Research

# Existence of a solution for a three-point boundary value problem for a second-order differential equation at resonance

Juan J Nieto

Author Affiliations

Departamento de Análisis Matemático, Facultad de Matemáticas, Universidad de Santiago de Compostela, Santiago de Compostela, 15782, Spain

Department of Mathematics, Faculty of Science, King Abdulaziz University, P.O. Box 80203, Jeddah, 21589, Saudi Arabia

Boundary Value Problems 2013, 2013:130  doi:10.1186/1687-2770-2013-130

 Received: 20 February 2013 Accepted: 30 April 2013 Published: 20 May 2013

This is an Open Access article distributed under the terms of the Creative Commons Attribution License (http://creativecommons.org/licenses/by/2.0), which permits unrestricted use, distribution, and reproduction in any medium, provided the original work is properly cited.

### Abstract

We present a new existence result for a second-order nonlinear ordinary differential equation with a three-point boundary value problem when the linear part is noninvertible.

MSC: 34B10, 34B15.

##### Keywords:
nonlinear ordinary differential equation; three-point boundary value problem; problem at resonance; existence of solution

### 1 Introduction

The study of multi-point boundary value problems for linear second-order ordinary differential equations goes back to the method of separation of variables [1]. Also, some questions in the theory of elastic stability are related to multi-point problems [2]. In 1987, Il’in and Moiseev [3,4] studied some nonlocal boundary value problems. Then, for example, Gupta [5] considered a three-point nonlinear boundary value problem. For some recent works on nonlocal boundary value problems, we refer, for example, to [6-15] and references therein.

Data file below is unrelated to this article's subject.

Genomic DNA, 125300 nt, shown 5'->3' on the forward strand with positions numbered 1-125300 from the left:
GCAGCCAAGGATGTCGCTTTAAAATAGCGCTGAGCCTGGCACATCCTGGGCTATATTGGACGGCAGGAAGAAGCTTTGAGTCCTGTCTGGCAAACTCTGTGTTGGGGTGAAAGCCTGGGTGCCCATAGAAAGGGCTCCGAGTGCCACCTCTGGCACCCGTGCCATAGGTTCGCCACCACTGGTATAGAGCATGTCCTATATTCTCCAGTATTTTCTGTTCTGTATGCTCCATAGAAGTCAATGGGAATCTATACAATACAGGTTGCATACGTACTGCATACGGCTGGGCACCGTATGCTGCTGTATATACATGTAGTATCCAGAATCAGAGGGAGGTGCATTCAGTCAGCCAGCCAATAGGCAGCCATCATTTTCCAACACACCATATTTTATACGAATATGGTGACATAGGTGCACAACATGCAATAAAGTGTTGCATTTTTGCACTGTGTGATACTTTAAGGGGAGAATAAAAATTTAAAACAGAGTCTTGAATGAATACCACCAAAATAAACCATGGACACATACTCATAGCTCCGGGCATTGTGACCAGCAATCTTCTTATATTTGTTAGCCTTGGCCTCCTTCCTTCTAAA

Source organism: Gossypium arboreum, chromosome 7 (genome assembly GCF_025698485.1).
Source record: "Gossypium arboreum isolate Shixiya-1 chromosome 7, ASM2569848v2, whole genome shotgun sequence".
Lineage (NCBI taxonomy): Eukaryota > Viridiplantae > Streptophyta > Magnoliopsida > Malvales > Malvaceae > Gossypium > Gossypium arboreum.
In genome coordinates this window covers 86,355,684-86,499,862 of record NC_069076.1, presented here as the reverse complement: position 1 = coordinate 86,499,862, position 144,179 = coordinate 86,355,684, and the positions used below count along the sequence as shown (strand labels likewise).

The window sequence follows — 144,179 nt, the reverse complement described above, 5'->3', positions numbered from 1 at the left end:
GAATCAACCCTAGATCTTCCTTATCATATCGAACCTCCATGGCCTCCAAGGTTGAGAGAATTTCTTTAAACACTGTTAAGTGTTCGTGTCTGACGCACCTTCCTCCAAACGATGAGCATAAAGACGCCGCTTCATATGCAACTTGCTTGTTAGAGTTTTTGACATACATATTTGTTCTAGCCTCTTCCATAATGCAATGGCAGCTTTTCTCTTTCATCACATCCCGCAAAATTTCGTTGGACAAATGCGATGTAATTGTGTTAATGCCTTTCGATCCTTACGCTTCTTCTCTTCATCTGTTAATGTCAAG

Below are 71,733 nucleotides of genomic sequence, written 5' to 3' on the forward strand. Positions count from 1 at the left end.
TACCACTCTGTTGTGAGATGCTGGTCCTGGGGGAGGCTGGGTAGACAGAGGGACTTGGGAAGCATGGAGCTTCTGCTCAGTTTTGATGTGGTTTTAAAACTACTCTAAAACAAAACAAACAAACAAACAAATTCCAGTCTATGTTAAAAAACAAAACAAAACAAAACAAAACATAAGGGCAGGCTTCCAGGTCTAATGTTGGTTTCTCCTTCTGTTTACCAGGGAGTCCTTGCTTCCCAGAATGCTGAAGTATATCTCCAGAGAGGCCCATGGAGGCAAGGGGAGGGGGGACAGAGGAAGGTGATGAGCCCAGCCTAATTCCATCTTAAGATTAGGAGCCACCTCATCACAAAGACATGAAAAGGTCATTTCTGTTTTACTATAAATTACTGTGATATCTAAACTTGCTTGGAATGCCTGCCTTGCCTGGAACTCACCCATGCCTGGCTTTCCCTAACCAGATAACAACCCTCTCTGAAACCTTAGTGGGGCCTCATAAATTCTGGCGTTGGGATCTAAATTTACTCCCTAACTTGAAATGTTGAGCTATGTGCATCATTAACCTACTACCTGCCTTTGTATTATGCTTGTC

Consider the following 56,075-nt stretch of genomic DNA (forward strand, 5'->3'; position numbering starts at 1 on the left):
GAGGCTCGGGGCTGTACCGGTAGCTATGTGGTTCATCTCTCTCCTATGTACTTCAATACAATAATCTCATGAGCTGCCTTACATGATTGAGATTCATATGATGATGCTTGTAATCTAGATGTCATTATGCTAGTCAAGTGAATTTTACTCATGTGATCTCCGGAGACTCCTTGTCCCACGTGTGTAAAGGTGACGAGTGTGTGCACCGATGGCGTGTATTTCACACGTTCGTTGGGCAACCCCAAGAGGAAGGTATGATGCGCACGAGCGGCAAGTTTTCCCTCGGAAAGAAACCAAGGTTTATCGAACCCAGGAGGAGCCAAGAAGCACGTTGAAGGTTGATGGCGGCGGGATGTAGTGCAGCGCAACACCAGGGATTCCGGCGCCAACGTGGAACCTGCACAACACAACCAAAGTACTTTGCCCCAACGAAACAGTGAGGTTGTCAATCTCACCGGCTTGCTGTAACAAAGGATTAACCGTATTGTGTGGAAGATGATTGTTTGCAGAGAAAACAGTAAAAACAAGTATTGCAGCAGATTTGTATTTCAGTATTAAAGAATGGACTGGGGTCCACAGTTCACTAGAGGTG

As indicated in [16], there has been enormous interest in nonlinear perturbations of linear equations at resonance since the seminal paper of Landesman and Lazer [17]; see [18] for further details.

Here we study the following nonlinear ordinary differential equation of second order subject to the three-point boundary condition:

(1)

where , is a continuous function and .

In this paper we consider the resonance case to obtain a new existence result. Although this situation has already been considered in the literature [19], we point out that our approach and methodology is different.

### 2 Linear problem

Consider the linear second-order three-point boundary value problem

(2)

for a given function .

The general solution is

with , arbitrary constants.

From , we get . From the second boundary condition, we have

(3)

#### 2.1 Nonresonance case

If , then

and the linear problem (2) has a unique solution for any . In this case, we say that (2) is a nonresonant problem since the homogeneous problem has only the trivial solution as a solution, i.e., when , and . Note that the solution is given by

(4)

with

For this is precisely the function given in Lemma 2.3 of [20] or in Remark 12 of [21].

#### 2.2 Resonance case